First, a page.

“The Partin tables were an early version of this; they looked at three things – Gleason score, PSA, and clinical stage – to predict whether cancer would be localized to the prostate. Today, all of the genomic data we have – no human can look at all of that and unlock it. Similarly, in clinical care, our MRIs and radiologic data are packed with quantitative information. Being able to integrate it through computers will allow us to make better decisions with more certainty for our patients. This is an important pillar for our patients moving forward – not just in prostate cancer, but in bladder cancer, kidney cancer, and other urologic diseases.” This is precision medicine. Johns Hopkins has 16 Precision Medicine Centers of Excellence (PMCOEs), and two of them are in Urology: one in prostate cancer, and one in bladder cancer. “In Urology, there are a lot of questions and uncertainty where decisions have to be made, and if we could use data to personalize those decisions for the patient in front of us, we would all be in a better place.”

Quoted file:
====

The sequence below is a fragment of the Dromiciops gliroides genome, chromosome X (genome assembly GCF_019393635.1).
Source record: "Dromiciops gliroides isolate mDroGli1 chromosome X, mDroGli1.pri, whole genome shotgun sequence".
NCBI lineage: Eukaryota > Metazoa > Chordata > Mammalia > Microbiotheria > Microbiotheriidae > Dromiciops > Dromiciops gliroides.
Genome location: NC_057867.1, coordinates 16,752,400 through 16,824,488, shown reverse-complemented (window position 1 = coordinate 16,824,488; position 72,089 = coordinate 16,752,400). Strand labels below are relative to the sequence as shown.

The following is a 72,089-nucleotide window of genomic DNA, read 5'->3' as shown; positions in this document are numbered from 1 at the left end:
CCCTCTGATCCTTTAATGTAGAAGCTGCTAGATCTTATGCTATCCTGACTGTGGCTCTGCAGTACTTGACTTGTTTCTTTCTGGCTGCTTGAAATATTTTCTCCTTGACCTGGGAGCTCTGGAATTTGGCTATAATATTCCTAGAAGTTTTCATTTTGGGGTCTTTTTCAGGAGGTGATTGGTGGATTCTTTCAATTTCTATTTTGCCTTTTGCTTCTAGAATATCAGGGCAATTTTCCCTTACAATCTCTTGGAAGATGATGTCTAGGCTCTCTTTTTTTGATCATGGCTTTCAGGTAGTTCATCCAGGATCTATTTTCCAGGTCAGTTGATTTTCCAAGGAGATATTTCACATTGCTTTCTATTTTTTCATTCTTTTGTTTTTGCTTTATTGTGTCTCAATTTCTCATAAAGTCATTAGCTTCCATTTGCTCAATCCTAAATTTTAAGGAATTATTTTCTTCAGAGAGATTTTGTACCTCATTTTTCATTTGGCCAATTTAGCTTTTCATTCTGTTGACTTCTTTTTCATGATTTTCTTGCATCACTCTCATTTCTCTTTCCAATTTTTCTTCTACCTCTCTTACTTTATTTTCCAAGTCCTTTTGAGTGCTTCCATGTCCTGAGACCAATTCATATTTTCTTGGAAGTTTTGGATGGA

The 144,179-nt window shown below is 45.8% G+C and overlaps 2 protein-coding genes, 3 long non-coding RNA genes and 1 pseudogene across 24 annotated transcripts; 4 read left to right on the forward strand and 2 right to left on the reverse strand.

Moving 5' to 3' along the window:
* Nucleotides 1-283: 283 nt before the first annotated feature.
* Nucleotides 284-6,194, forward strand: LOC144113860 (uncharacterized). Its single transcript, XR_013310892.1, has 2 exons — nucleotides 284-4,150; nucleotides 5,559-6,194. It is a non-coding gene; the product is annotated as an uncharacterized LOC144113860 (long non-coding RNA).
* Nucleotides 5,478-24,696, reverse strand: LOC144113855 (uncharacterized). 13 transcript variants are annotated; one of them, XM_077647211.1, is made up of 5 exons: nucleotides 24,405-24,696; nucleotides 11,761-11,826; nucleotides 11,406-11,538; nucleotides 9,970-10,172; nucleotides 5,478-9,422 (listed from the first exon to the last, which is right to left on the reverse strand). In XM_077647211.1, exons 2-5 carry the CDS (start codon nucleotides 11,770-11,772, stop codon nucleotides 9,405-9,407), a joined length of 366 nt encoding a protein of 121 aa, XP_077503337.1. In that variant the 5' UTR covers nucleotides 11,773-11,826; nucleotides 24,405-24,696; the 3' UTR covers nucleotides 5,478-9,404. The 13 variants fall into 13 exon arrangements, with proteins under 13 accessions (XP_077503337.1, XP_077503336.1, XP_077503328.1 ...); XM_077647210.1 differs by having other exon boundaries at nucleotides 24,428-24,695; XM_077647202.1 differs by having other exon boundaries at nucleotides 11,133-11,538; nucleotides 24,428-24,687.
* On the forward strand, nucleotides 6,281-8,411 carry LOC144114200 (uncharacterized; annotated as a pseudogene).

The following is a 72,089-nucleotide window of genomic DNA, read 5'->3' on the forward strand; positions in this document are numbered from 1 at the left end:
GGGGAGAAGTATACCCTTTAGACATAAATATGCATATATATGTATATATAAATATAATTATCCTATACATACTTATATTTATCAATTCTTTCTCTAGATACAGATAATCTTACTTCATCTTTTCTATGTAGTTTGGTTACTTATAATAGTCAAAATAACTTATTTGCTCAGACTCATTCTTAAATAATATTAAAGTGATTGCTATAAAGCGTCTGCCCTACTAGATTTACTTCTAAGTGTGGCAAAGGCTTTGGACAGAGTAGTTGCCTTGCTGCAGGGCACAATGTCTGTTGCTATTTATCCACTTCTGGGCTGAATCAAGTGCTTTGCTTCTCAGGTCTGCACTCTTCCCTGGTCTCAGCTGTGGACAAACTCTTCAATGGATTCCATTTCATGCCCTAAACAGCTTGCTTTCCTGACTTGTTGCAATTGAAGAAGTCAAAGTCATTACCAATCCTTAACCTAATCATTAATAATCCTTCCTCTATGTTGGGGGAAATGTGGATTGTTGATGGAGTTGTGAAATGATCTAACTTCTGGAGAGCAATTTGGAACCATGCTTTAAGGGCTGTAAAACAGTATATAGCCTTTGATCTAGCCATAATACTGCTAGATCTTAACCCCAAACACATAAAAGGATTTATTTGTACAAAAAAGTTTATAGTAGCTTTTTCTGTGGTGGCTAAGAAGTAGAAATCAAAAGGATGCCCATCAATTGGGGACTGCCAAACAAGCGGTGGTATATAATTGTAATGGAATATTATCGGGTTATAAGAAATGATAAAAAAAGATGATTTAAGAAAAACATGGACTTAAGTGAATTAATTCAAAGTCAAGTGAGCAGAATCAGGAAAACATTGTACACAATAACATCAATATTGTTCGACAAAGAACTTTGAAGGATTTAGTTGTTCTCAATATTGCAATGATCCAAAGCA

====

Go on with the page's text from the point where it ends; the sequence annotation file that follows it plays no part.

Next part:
Allaf: “I want to do what Johns Hopkins did for me: Give me someone who’s smart, hardworking, and I will help that person succeed. I believe in this place!”
Training Students and Residents
How do you train doctors in today’s era of so much information? One new tool: a surgical version of flight simulation. “The Halsted method,” pioneered by Johns Hopkins’ first Professor of Surgery, William Halsted, “was ‘see one, do one, teach one.’ See an operation, do an operation, and teach the operation. But now we need to evolve, so it’s not just an apprenticeship, but medical students starting early, doing robotic surgery using augmented reality, or even 3-D printed models.” Now, using 3-D printing technology, it is possible to make a model of someone’s actual organ, “and then create that organ using novel hydrogels,” using red dye in artificial blood vessels and “pressurizing it, so it behaves just like an artery would behave.” Allaf envisions having residents train on such models. “Just like in flight simulation: by the time they get to the OR, they are seasoned, having ‘flown’ many hours.”